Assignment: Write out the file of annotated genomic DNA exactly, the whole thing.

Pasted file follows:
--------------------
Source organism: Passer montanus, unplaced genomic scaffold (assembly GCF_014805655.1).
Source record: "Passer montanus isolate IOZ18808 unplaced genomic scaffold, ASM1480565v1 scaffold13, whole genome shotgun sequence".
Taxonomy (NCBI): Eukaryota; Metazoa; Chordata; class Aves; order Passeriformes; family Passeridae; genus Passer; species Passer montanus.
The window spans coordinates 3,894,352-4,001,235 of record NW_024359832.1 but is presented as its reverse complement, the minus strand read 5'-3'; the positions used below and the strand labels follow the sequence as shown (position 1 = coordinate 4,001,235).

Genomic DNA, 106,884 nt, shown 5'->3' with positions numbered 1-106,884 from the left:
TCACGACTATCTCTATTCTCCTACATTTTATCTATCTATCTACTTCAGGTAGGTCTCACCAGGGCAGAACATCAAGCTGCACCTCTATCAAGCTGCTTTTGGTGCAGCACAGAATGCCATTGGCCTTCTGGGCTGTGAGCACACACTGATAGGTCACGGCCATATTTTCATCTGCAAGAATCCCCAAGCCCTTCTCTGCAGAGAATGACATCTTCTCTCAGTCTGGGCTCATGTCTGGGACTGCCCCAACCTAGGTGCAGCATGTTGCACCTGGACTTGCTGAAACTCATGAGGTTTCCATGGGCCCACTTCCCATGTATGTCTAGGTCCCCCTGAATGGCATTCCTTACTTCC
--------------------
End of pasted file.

Source organism: Passer montanus, unplaced genomic scaffold (assembly GCF_014805655.1).
Source record: "Passer montanus isolate IOZ18808 unplaced genomic scaffold, ASM1480565v1 scaffold13, whole genome shotgun sequence".
Taxonomy (NCBI): Eukaryota; Metazoa; Chordata; class Aves; order Passeriformes; family Passeridae; genus Passer; species Passer montanus.
The window spans coordinates 3,894,352-4,001,235 of record NW_024359832.1 but is presented as its reverse complement, the minus strand read 5'-3'; the positions used below and the strand labels follow the sequence as shown (position 1 = coordinate 4,001,235).

Genomic DNA, 106,884 nt, shown 5'->3' with positions numbered 1-106,884 from the left:
TCACGACTATCTCTATTCTCCTACATTTTATCTATCTATCTACTTCAGGTAGGTCTCACCAGGGCAGAACATCAAGCTGCACCTCTATCAAGCTGCTTTTGGTGCAGCACAGAATGCCATTGGCCTTCTGGGCTGTGAGCACACACTGATAGGTCACGGCCATATTTTCATCTGCAAGAATCCCCAAGCCCTTCTCTGCAGAGAATGACATCTTCTCTCAGTCTGGGCTCATGTCTGGGACTGCCCCAACCTAGGTGCAGCATGTTGCACCTGGACTTGCTGAAACTCATGAGGTTTCCATGGGCCCACTTCCCATGTATGTCTAGGTCCCCCTGAATGGCATTCCTTACTTCC